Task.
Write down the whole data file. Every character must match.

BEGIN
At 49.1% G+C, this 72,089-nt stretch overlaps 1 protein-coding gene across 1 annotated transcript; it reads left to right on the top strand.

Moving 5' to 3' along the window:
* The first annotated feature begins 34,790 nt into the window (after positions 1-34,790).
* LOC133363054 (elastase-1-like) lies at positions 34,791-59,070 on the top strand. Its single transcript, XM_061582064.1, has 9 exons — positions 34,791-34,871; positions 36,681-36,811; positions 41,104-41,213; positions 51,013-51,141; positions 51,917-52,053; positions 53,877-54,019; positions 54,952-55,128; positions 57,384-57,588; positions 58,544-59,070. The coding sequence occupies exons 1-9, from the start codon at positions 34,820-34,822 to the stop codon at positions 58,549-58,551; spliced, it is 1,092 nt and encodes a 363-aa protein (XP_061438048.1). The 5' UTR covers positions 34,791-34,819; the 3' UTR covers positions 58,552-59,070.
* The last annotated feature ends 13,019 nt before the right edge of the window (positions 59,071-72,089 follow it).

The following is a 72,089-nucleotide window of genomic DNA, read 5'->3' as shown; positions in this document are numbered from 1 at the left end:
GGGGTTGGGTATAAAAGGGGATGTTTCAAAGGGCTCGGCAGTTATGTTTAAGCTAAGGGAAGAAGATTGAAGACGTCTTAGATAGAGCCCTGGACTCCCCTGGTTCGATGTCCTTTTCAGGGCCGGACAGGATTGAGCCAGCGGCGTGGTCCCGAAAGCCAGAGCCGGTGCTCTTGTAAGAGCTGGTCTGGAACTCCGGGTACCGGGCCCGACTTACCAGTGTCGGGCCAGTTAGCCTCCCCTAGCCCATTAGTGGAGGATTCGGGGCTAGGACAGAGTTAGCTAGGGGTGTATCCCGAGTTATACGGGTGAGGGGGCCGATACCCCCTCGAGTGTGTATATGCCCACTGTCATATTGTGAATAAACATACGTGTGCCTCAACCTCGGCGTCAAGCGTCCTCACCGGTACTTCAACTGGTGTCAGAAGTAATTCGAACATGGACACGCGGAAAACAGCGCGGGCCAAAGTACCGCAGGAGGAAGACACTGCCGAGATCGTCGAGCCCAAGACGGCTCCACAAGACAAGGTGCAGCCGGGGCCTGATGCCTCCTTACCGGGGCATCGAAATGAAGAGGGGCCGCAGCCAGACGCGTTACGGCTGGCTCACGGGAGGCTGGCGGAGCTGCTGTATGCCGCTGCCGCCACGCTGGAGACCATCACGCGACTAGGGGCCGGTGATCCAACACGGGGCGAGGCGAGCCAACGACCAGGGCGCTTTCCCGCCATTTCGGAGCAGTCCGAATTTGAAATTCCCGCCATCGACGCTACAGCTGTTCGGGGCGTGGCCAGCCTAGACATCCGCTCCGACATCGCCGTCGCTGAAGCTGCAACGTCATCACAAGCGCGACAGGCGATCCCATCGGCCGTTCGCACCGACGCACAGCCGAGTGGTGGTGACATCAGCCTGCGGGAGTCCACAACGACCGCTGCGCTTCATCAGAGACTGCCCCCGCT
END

At 49.1% G+C, this 72,089-nt stretch overlaps 1 protein-coding gene across 1 annotated transcript; it reads left to right on the top strand.

Moving 5' to 3' along the window:
* The first annotated feature begins 34,790 nt into the window (after positions 1-34,790).
* LOC133363054 (elastase-1-like) lies at positions 34,791-59,070 on the top strand. Its single transcript, XM_061582064.1, has 9 exons — positions 34,791-34,871; positions 36,681-36,811; positions 41,104-41,213; positions 51,013-51,141; positions 51,917-52,053; positions 53,877-54,019; positions 54,952-55,128; positions 57,384-57,588; positions 58,544-59,070. The coding sequence occupies exons 1-9, from the start codon at positions 34,820-34,822 to the stop codon at positions 58,549-58,551; spliced, it is 1,092 nt and encodes a 363-aa protein (XP_061438048.1). The 5' UTR covers positions 34,791-34,819; the 3' UTR covers positions 58,552-59,070.
* The last annotated feature ends 13,019 nt before the right edge of the window (positions 59,071-72,089 follow it).

The following is a 72,089-nucleotide window of genomic DNA, read 5'->3' as shown; positions in this document are numbered from 1 at the left end:
GGGGTTGGGTATAAAAGGGGATGTTTCAAAGGGCTCGGCAGTTATGTTTAAGCTAAGGGAAGAAGATTGAAGACGTCTTAGATAGAGCCCTGGACTCCCCTGGTTCGATGTCCTTTTCAGGGCCGGACAGGATTGAGCCAGCGGCGTGGTCCCGAAAGCCAGAGCCGGTGCTCTTGTAAGAGCTGGTCTGGAACTCCGGGTACCGGGCCCGACTTACCAGTGTCGGGCCAGTTAGCCTCCCCTAGCCCATTAGTGGAGGATTCGGGGCTAGGACAGAGTTAGCTAGGGGTGTATCCCGAGTTATACGGGTGAGGGGGCCGATACCCCCTCGAGTGTGTATATGCCCACTGTCATATTGTGAATAAACATACGTGTGCCTCAACCTCGGCGTCAAGCGTCCTCACCGGTACTTCAACTGGTGTCAGAAGTAATTCGAACATGGACACGCGGAAAACAGCGCGGGCCAAAGTACCGCAGGAGGAAGACACTGCCGAGATCGTCGAGCCCAAGACGGCTCCACAAGACAAGGTGCAGCCGGGGCCTGATGCCTCCTTACCGGGGCATCGAAATGAAGAGGGGCCGCAGCCAGACGCGTTACGGCTGGCTCACGGGAGGCTGGCGGAGCTGCTGTATGCCGCTGCCGCCACGCTGGAGACCATCACGCGACTAGGGGCCGGTGATCCAACACGGGGCGAGGCGAGCCAACGACCAGGGCGCTTTCCCGCCATTTCGGAGCAGTCCGAATTTGAAATTCCCGCCATCGACGCTACAGCTGTTCGGGGCGTGGCCAGCCTAGACATCCGCTCCGACATCGCCGTCGCTGAAGCTGCAACGTCATCACAAGCGCGACAGGCGATCCCATCGGCCGTTCGCACCGACGCACAGCCGAGTGGTGGTGACATCAGCCTGCGGGAGTCCACAACGACCGCTGCGCTTCATCAGAGACTGCCCCCGCT